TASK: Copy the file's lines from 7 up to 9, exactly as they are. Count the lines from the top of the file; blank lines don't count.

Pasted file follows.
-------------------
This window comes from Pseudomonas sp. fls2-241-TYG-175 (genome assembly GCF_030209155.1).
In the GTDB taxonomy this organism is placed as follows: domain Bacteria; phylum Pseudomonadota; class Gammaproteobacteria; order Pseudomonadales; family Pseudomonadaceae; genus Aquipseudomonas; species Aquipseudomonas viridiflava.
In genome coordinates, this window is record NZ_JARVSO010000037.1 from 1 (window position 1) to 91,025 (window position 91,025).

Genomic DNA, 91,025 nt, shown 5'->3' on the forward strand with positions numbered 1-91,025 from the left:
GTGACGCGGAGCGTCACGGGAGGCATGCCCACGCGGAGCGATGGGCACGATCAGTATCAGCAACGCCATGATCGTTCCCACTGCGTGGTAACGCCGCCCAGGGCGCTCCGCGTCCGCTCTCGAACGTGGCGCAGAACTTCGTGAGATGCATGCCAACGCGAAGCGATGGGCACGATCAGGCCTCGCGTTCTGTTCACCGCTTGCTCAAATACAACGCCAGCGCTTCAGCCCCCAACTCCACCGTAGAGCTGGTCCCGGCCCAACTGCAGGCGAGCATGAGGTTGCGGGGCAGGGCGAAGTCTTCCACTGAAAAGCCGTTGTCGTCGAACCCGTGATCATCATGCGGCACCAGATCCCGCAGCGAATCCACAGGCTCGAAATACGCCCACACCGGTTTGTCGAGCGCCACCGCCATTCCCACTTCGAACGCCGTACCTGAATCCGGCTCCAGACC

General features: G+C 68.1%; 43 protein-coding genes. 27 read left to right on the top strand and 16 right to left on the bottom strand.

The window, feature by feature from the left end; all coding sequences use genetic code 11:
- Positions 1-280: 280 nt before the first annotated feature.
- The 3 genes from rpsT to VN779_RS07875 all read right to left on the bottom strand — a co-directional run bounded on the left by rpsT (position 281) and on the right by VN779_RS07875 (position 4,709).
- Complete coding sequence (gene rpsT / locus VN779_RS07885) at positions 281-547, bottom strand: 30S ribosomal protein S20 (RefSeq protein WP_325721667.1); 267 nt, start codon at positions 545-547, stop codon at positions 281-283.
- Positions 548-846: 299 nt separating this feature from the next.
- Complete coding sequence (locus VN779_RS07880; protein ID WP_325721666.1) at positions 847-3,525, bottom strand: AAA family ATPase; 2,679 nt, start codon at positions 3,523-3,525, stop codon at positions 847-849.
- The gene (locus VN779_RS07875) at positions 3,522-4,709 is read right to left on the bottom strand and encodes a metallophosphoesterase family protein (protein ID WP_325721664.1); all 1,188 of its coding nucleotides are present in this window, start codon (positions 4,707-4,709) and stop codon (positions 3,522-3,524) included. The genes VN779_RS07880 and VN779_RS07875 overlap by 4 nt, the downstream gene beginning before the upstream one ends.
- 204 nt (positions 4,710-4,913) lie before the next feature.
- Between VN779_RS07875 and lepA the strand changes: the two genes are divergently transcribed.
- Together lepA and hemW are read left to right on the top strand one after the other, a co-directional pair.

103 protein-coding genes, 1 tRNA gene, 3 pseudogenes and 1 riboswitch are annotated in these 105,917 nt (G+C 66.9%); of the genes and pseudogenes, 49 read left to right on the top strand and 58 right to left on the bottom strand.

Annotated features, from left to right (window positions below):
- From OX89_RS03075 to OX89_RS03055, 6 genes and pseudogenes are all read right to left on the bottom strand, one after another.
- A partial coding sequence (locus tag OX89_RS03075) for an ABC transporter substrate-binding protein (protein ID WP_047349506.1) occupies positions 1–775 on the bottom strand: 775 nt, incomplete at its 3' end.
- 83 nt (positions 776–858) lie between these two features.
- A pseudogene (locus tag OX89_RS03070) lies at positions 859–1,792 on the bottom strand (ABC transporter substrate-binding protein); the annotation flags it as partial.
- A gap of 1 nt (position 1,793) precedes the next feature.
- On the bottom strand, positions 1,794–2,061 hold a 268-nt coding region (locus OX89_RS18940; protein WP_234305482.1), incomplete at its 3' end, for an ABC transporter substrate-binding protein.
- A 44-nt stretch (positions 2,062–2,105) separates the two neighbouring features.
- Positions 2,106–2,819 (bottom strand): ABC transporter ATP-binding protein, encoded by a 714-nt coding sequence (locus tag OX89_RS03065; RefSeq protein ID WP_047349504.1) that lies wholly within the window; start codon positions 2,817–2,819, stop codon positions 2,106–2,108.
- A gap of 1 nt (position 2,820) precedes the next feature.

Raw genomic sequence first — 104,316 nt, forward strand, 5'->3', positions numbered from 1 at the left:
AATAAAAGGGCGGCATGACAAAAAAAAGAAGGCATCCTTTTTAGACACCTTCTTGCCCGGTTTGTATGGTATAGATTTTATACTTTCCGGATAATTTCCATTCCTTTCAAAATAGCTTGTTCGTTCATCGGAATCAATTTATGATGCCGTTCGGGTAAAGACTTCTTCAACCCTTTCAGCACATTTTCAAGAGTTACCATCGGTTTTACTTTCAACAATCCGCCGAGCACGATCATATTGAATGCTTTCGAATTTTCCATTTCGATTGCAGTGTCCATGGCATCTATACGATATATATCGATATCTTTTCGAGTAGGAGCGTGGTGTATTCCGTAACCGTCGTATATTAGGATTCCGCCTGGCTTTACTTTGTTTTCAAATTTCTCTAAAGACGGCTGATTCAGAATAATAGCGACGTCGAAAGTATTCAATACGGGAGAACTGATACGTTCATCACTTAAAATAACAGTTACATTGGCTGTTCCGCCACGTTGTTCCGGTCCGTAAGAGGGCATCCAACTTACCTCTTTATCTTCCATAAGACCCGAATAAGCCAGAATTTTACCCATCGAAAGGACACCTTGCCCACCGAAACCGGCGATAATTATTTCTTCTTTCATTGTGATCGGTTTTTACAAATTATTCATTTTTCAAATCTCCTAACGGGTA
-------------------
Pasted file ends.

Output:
The window, feature by feature from the left end; all coding sequences use genetic code 11:
- Positions 1-280: 280 nt before the first annotated feature.
- The 3 genes from rpsT to VN779_RS07875 all read right to left on the bottom strand — a co-directional run bounded on the left by rpsT (position 281) and on the right by VN779_RS07875 (position 4,709).